Copyright 2014 American Medical Association. All Rights Reserved. Applicable FARS/DFARS Restrictions Apply to Government Use.
Hospital discharges occur more than 35 million times per year in the United States and the process of discharging the patient is one of very few processes common to all hospitalizations where the patients survive. Patients’ safety is at risk when discharge plans do not ensure that the patients, their families, and their caregivers have the knowledge and support they need to thrive beyond the hospital’s walls. Hospital costs increase and access to beds for new patients diminish when discharges are delayed. Despite the importance, frequency, and universality of hospital discharges, the process is one characterized by substantial variability within and between hospitals and a lack of generally accepted goals. Unfortunately, the process of discharging a patient rarely follows a clear plan and is, too often, an ad hoc assembly of actions identified on an as-needed basis. We might consider that, to paraphrase Antoine de Saint-Exupéry, a goal of a safe and timely discharge without a plan is but a wish.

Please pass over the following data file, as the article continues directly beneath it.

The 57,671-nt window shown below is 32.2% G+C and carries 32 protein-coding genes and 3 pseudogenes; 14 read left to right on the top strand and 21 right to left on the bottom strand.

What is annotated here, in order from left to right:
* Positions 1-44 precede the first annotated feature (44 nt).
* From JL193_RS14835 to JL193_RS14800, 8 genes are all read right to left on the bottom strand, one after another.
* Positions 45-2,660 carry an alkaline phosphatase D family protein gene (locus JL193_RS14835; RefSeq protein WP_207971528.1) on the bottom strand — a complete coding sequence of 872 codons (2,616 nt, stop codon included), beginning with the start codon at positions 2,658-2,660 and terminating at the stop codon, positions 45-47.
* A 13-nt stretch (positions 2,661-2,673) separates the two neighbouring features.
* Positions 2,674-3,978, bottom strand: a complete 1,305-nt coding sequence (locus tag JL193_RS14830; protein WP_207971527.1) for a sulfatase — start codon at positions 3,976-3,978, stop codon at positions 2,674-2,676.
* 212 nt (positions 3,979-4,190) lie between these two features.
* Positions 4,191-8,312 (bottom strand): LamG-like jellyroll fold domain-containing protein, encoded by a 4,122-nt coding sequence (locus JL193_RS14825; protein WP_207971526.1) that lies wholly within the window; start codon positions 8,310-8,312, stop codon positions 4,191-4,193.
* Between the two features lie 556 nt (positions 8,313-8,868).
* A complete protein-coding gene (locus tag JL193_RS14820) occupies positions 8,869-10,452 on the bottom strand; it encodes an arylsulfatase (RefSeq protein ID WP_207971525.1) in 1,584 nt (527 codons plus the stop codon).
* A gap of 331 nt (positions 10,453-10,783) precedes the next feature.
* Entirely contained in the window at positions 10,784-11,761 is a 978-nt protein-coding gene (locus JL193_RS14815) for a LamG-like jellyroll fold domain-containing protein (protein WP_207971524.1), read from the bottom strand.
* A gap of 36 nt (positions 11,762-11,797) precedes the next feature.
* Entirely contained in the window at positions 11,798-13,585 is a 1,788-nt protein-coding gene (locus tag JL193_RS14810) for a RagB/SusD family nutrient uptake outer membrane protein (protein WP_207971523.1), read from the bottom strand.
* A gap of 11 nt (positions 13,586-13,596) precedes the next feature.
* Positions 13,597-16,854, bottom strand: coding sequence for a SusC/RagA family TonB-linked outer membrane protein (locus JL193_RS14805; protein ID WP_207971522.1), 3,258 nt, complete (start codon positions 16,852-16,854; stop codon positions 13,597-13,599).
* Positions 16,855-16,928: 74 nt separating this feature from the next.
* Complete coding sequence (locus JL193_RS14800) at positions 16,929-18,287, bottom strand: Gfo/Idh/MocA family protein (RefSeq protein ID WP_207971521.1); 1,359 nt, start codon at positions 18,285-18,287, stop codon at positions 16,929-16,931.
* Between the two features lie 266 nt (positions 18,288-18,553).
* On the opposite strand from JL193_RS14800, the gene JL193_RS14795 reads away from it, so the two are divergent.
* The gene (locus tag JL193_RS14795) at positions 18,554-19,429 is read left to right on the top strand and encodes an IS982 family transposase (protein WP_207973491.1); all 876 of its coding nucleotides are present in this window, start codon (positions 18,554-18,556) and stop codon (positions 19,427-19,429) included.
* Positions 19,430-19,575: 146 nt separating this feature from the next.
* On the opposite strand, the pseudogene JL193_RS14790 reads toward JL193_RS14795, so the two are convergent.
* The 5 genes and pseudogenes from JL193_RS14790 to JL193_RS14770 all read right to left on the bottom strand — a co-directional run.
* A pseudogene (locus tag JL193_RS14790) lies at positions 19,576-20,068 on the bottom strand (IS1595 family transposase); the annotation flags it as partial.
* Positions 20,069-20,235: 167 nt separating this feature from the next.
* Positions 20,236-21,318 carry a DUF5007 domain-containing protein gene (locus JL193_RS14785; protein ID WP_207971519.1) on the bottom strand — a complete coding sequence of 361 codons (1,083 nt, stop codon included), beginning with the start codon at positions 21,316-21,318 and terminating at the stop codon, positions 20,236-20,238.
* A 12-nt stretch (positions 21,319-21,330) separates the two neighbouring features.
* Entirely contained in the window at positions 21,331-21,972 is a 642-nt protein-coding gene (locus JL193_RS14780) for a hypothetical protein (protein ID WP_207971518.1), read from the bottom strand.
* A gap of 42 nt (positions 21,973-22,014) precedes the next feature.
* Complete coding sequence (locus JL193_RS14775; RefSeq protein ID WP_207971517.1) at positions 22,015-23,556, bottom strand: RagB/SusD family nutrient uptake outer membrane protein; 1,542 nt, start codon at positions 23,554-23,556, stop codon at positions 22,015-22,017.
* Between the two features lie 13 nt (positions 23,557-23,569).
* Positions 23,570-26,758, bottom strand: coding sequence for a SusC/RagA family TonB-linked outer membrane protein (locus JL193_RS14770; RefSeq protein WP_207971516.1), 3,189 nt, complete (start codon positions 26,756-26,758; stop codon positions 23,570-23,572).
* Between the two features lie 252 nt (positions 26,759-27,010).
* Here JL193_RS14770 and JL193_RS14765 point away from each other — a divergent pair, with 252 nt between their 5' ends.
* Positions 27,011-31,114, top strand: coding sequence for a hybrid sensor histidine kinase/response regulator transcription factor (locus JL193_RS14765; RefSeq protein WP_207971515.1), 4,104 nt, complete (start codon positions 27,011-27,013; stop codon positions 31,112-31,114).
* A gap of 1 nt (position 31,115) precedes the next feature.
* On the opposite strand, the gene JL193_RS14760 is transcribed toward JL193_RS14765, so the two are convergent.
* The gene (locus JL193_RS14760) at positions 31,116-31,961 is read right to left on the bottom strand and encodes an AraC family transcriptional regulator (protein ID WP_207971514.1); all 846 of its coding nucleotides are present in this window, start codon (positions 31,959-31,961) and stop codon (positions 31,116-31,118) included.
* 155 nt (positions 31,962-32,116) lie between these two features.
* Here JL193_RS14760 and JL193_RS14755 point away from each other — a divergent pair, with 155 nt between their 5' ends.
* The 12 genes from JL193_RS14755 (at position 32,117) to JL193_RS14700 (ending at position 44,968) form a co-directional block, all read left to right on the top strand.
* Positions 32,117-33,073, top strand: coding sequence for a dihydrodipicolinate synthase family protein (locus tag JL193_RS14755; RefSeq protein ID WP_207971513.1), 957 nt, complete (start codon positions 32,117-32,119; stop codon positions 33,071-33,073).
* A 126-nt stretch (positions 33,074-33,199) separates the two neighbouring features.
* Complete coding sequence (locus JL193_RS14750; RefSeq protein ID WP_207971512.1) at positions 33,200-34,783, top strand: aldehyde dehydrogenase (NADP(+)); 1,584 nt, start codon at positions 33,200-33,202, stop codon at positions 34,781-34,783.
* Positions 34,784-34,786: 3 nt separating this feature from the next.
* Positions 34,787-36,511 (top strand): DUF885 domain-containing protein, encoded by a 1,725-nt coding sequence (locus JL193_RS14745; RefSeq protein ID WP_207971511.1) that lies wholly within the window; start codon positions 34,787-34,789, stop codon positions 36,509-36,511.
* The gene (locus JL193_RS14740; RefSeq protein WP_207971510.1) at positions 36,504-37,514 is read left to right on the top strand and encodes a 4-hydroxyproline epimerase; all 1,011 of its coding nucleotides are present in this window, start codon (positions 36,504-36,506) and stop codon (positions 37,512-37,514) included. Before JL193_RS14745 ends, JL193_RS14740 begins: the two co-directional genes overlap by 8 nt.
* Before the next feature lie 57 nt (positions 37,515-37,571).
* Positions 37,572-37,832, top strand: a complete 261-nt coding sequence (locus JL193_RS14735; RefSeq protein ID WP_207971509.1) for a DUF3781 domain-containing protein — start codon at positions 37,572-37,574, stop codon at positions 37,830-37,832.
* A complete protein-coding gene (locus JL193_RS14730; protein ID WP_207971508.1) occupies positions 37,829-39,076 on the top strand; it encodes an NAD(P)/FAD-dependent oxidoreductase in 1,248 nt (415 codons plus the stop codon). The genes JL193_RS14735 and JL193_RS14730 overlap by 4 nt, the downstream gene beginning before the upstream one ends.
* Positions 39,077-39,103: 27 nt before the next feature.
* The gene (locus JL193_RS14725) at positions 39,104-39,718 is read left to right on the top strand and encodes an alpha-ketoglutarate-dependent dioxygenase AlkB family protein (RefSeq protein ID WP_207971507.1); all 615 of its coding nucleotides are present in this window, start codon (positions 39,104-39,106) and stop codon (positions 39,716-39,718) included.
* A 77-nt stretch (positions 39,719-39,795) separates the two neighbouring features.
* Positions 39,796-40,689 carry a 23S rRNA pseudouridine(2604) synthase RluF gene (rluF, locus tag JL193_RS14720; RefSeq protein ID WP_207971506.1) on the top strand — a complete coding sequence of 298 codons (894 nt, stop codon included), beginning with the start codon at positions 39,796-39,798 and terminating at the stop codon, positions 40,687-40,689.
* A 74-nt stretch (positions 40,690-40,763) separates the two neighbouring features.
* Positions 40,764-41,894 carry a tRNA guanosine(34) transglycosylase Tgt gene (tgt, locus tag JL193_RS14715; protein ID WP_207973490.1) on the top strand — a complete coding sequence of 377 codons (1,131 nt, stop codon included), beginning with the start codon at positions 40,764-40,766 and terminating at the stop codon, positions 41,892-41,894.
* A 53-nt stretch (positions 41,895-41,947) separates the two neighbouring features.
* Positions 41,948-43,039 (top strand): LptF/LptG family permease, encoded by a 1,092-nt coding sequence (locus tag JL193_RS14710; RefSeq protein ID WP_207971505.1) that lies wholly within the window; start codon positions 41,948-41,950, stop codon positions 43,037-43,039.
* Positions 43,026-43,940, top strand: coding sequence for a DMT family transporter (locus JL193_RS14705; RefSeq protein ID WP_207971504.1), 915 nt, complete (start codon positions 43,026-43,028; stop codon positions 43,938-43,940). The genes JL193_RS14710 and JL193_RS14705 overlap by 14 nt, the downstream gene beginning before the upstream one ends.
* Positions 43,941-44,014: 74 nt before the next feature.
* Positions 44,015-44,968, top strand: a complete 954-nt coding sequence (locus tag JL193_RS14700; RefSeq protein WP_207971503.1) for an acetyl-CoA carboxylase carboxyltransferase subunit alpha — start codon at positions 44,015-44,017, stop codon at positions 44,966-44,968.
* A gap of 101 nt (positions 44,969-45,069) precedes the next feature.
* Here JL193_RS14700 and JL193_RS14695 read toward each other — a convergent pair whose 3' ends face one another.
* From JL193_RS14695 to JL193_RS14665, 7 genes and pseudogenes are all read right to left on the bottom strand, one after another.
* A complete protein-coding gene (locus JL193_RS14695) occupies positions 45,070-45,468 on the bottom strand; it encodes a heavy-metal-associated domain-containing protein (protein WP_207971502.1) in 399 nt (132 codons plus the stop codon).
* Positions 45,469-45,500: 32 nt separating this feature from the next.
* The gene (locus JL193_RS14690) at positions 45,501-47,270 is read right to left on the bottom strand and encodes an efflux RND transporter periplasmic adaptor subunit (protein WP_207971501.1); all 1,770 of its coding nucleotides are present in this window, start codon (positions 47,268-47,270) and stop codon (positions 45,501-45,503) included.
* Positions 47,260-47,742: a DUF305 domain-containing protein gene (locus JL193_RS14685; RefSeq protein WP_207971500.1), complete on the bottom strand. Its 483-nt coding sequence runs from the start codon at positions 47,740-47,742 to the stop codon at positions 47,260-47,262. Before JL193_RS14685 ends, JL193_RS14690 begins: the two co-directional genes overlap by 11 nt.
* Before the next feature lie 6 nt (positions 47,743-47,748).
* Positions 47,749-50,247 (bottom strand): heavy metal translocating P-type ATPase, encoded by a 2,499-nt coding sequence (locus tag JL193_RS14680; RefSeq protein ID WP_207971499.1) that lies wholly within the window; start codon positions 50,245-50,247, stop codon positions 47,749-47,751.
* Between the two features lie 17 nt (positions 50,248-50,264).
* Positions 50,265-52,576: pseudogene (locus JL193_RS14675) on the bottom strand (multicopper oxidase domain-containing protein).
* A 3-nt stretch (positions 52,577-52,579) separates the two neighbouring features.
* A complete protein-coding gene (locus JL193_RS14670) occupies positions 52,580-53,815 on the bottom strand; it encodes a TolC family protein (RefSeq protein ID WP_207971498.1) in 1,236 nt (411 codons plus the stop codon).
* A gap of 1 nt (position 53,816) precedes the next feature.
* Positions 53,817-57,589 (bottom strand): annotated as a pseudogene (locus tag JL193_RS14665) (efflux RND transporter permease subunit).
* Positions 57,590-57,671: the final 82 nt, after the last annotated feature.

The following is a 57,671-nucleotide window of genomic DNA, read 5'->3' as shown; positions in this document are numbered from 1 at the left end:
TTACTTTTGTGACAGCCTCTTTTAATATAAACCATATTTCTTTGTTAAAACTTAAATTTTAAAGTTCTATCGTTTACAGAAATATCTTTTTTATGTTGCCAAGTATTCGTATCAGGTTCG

Apkon M, Friedman JN. Planning for Effective Hospital Discharge. JAMA Pediatr. 2014;168(10):890–891. doi:10.1001/jamapediatrics.2014.1028
Customize your JAMA Network experience by selecting one or more topics from the list below.
Create a personal account or sign in to: